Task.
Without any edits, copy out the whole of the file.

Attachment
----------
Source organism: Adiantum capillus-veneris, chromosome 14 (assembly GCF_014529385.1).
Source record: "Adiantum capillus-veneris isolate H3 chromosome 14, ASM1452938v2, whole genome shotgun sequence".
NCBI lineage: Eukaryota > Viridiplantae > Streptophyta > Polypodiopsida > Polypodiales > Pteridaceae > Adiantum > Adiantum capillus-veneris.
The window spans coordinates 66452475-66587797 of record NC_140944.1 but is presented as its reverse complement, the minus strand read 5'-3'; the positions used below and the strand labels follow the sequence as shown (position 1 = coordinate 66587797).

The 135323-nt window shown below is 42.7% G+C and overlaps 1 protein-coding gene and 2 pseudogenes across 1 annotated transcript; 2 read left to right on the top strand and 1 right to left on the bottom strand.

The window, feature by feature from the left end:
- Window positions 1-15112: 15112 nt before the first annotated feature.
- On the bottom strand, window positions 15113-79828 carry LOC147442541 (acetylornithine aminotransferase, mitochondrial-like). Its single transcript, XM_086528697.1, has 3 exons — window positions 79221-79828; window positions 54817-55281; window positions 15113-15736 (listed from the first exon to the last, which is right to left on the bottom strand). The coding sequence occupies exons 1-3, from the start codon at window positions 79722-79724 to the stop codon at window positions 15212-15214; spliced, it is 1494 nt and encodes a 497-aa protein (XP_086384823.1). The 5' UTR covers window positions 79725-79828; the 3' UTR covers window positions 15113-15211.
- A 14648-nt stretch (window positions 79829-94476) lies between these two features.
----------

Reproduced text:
Source organism: Adiantum capillus-veneris, chromosome 14 (assembly GCF_014529385.1).
Source record: "Adiantum capillus-veneris isolate H3 chromosome 14, ASM1452938v2, whole genome shotgun sequence".
NCBI lineage: Eukaryota > Viridiplantae > Streptophyta > Polypodiopsida > Polypodiales > Pteridaceae > Adiantum > Adiantum capillus-veneris.
The window spans coordinates 66452475-66587797 of record NC_140944.1 but is presented as its reverse complement, the minus strand read 5'-3'; the positions used below and the strand labels follow the sequence as shown (position 1 = coordinate 66587797).

The 135323-nt window shown below is 42.7% G+C and overlaps 1 protein-coding gene and 2 pseudogenes across 1 annotated transcript; 2 read left to right on the top strand and 1 right to left on the bottom strand.

The window, feature by feature from the left end:
- Window positions 1-15112: 15112 nt before the first annotated feature.
- On the bottom strand, window positions 15113-79828 carry LOC147442541 (acetylornithine aminotransferase, mitochondrial-like). Its single transcript, XM_086528697.1, has 3 exons — window positions 79221-79828; window positions 54817-55281; window positions 15113-15736 (listed from the first exon to the last, which is right to left on the bottom strand). The coding sequence occupies exons 1-3, from the start codon at window positions 79722-79724 to the stop codon at window positions 15212-15214; spliced, it is 1494 nt and encodes a 497-aa protein (XP_086384823.1). The 5' UTR covers window positions 79725-79828; the 3' UTR covers window positions 15113-15211.
- A 14648-nt stretch (window positions 79829-94476) lies between these two features.